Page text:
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A Farewell to Neville’s Cross

The site has been very quiet the past few weeks, mainly because I have been extremely busy trying to get Liz Brown and Elizabeth Scott elected as successors to myself and Grenville Holland the face of a really strong challenge from the Greens.

In the end we succeeded and I am massively pleased to have two really capable women in Liz Brown and Elizabeth Scott replacing us as the Lib dem Councillors for the Neville’s Cross division of Durham County Council (DCC).

My decision not to stand for re-election in 2017 was actually taken in the autumn of 2012. Having first been elected to DCC in 1985, I had Lib Dem Group Leader there since 1989 and the plan was to stand for one last term in 2013, step down as Group Leader immediately afterwards, and then retire this year, which is how it has turned out.

I have been extremely fortunate in many ways. Leaving on my own terms, certainly, but most of all having had the privilege of serving the Neville’s Cross division on Durham County Council since 1985. The boundaries have changed a couple of times during that period as has much else. Durham is a very different place than it was 32 years ago.

When I first got elected I had 1,950 doors to leaflet and knock on, now it is over 3,100 and will rise to over 3,500 when the new estates at Mount Oswald and the former Police HQ sites are completed. Not many areas in County Durham have seen an increase as large as that. Indeed, the increase in housing has been a major concern of residents over the past 10 years or so, particularly as the houses that have been built have not been affordable for the vast majority of people in the area.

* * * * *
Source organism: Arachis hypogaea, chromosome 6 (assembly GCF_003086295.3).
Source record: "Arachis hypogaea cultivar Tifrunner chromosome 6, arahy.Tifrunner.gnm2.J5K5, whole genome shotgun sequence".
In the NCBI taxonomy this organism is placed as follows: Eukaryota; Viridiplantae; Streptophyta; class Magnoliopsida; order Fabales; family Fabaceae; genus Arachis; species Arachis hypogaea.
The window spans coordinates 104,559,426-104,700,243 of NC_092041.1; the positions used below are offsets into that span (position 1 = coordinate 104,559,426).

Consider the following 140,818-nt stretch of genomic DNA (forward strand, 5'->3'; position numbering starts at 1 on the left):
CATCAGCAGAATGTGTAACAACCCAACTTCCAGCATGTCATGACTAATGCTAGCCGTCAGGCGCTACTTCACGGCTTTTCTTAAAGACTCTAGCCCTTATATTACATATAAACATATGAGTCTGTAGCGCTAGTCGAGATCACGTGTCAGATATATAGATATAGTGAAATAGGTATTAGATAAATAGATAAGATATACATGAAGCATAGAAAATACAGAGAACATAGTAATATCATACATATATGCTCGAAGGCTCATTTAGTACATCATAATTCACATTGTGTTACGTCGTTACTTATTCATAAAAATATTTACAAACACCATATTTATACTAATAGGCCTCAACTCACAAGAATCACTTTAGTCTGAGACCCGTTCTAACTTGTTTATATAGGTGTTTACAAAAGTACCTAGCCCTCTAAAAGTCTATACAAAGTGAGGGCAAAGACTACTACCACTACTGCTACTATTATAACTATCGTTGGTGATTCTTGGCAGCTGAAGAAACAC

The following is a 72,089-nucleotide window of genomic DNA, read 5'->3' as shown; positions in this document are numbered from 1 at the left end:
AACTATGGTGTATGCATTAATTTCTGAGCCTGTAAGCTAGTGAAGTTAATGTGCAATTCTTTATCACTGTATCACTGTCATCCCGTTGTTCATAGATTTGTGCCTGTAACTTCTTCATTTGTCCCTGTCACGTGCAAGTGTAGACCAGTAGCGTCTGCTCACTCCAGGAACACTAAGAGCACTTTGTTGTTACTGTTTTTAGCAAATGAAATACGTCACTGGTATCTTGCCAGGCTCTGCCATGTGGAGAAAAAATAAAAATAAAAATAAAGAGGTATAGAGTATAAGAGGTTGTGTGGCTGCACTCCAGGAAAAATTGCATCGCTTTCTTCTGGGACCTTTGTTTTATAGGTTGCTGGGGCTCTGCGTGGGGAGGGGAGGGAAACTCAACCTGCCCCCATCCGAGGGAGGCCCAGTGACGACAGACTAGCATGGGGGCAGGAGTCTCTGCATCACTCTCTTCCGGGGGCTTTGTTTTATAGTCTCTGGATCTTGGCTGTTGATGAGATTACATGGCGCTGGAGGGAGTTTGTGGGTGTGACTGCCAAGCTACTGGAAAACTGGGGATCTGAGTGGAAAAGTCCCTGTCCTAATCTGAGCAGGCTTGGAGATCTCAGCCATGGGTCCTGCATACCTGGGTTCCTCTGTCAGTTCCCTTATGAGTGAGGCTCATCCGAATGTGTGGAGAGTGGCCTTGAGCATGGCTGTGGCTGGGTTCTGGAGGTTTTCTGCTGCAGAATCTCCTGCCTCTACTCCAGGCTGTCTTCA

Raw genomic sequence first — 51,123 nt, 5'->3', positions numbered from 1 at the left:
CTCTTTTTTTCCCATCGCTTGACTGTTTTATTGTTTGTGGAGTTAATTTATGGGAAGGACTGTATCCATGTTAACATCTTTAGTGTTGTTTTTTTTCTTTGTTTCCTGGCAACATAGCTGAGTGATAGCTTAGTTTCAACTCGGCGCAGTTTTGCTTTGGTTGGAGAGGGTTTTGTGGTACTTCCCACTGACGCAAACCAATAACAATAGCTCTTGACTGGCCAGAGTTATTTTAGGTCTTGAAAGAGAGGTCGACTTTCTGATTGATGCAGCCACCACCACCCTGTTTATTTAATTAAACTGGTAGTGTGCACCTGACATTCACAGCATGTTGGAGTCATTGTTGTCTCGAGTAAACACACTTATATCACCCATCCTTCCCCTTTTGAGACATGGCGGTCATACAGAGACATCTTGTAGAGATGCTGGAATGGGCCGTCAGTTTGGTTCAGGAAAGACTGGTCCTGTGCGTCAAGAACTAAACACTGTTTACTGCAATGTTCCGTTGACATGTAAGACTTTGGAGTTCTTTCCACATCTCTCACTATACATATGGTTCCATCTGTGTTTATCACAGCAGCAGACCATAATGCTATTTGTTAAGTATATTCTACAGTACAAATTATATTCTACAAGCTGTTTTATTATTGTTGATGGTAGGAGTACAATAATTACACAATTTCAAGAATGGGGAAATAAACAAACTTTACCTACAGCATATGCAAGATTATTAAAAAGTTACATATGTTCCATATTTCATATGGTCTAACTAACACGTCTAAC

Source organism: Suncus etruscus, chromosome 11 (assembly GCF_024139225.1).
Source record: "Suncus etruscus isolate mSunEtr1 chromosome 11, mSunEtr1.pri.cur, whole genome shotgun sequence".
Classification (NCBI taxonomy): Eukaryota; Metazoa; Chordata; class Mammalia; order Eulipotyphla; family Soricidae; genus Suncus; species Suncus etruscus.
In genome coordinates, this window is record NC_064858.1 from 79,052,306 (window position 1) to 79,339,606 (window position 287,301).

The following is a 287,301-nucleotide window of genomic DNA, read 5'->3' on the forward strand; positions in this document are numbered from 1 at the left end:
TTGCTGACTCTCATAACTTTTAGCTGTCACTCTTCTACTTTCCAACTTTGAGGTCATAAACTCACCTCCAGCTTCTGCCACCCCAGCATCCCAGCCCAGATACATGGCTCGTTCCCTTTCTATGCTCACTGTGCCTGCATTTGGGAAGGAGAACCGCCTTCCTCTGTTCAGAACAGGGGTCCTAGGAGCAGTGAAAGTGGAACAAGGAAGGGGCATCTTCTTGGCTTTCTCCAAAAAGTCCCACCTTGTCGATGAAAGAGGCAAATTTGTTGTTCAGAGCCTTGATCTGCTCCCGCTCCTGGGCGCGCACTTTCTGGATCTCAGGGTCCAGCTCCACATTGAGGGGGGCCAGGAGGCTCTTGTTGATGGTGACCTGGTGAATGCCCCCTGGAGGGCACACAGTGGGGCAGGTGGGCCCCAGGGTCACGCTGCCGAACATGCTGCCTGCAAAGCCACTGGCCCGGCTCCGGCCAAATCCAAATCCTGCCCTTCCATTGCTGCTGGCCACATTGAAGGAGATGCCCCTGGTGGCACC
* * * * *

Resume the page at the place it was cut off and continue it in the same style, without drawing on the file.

The other big change over the period has been the size of the University in relation to the City. I came to Durham to work in the University in 1976 when there were just 4,000 students. By the mid 2020s, the expectation is that the number will be over 21,000 (it is now around 15,000). This has impacted mainly on the City Centre division (formerly Elvet and now Elvet & Gilesgate) and on Neville’s Cross, causing massive concerns among residents over the imbalance that it has caused within the local community.

The failure of the City and County Councils to get to grips with the relationship between the University and the City has been one of the main failings of local democracy in recent decades, something that all city centre councillors have been campaigning on for many years. The new interim policy on student housing is a big step forward, but it is not perfect and really needs further thought and development as the Council has a second go at creating a  Local Plan for County Durham.